Shanti Devi from Raghopur bore her fifth child, a boy, at a flood relief camp on the Hajipur-Chhapra Road. She wants to name him Manjit to rhyme with Ranjit, her elder son, but she is also tempted to call him Gangesh, after the flooding of the river.
“Who knows, Mother Ganga might bring better luck for him,” said Shanti, whose husband Raju Bhagat sells bananas in Hajipur.
A stretch of one-and-a-half kilometres along the road is lined on one side with plastic tents for humans and animals. The displaced people sleep next to their most prized possession, cows and buffaloes, which they evacuated to safety first.
“Our only worry for the last 15 days has been if we would get get food thrice a day,” said Bhagiddan Bhagat, Shanti’s father-in-law. “Seven members of my family are living in this camp. Though the water of Ganga is receding, it may take another 10 to 15 days to go back and raise our home.”
Over 2,500 people from Raghopur and Hajipur assembly constituencies have been in relief camps for the last 15 days. Raghopur is a high-profile constituency: it is represented by deputy CM Tejashwi Prasad Yadav, and VVIPs frequently travel along the road, the main link between Patna and north Bihar. Among the 12 Bihar districts affected by the floods because of surplus water discharge into the Ganga and the Sone from MP, UP and Jharkhand, the Vaishali district administration has been particularly conscious about ensuring smooth distribution of flood relief.
For all its care, the distribution of breakfast has proved a challenging task. The government has entrusted an NGO, Ekta Shakti Sangathan, with the task of distributing the breakfast — soaked gram and jaggery, alternating with chuda (beaten rice) and jaggery.
Women sitting in queue stretched out one end of their sarees and NGO volunteers started distributing chuda and jaggery. After just five minutes, all stood up and started complaining they had not got enough or got nothing it at all. As the volunteers went back and forth, some people could be seen taking two or three helpings and stocking it into their polybags. Hands remained stretched for another half-hour, with the man distributing the jaggery looking clueless. Finally, NGO volunteers convinced the people to stay in queue and it worked.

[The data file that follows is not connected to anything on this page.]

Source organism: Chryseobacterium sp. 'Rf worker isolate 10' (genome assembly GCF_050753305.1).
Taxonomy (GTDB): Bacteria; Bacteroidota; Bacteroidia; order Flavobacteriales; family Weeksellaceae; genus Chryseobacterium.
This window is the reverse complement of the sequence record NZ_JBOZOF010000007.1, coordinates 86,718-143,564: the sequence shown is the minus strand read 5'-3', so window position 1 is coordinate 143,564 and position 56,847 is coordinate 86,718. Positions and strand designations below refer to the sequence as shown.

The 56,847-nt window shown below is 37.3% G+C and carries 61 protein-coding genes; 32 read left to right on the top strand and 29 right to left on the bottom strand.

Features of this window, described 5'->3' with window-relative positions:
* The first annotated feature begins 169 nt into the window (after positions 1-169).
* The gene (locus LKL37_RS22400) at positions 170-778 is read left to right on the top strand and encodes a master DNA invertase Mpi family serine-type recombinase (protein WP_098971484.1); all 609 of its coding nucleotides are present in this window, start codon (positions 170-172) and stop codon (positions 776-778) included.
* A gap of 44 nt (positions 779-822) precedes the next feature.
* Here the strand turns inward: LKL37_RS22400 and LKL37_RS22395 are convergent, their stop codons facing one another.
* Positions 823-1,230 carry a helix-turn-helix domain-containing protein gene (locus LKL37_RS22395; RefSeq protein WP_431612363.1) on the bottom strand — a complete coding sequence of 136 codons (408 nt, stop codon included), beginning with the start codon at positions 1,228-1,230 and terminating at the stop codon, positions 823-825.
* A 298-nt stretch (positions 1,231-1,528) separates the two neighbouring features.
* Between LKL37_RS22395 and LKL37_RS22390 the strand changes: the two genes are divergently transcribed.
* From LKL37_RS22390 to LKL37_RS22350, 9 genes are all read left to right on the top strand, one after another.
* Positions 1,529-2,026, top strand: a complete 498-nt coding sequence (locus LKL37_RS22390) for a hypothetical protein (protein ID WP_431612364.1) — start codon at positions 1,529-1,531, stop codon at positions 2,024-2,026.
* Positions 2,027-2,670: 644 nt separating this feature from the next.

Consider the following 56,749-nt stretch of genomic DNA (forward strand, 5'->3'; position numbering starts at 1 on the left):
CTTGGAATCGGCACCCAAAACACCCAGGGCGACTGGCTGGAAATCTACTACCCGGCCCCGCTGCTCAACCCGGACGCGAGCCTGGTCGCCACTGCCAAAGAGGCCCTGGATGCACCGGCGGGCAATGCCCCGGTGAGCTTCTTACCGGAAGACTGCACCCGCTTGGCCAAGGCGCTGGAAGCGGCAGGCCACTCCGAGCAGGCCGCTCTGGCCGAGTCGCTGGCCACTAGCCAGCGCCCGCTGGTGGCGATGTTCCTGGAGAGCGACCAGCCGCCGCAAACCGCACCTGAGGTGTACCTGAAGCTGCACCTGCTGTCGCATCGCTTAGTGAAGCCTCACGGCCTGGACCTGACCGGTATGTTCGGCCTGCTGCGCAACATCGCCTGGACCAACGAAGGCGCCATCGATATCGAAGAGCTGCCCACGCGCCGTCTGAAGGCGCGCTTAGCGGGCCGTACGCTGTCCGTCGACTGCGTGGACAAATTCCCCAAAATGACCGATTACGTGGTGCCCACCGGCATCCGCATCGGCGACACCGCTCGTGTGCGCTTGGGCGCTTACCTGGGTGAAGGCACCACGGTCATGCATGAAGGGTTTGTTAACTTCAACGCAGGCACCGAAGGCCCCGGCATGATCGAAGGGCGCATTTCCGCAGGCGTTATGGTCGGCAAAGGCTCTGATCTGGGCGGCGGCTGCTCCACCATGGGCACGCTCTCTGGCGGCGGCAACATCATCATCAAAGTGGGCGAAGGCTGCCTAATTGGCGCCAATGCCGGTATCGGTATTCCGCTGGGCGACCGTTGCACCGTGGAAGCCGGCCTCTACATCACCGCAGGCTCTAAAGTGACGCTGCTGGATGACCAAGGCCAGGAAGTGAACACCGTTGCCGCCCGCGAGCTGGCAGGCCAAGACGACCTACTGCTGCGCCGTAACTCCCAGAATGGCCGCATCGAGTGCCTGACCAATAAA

“We do not face this problem with lunch and dinner. Then, they sit and eat,” said special magistrate Arvind Kumar. Both meals comprise rice, pulses and vegetables.
Settlers at the camp constantly fret about rebuilding their homes. Devilal Mahto, living in a tent with two cows, pointed towards his half-submerged thatched house. “It will be like starting life all over again. And after the floods, there will be the fear of snakes.”
Rajmuni Devi, Gudiya Devi, Kanti Devi, Umesh Das and Sahdeo Das came from Chakmadma Chisti village. “We don’t know if the government will give us money to raise homes. We are happy to get government food, though, and hope we keep getting it. Our only concern is get food two times a day for now,” said Rajmuni Devi.
Umesh Das’s son Badal, 5, was eating beaten rice soaked with water and salt. There was little jaggery but he ate with relish.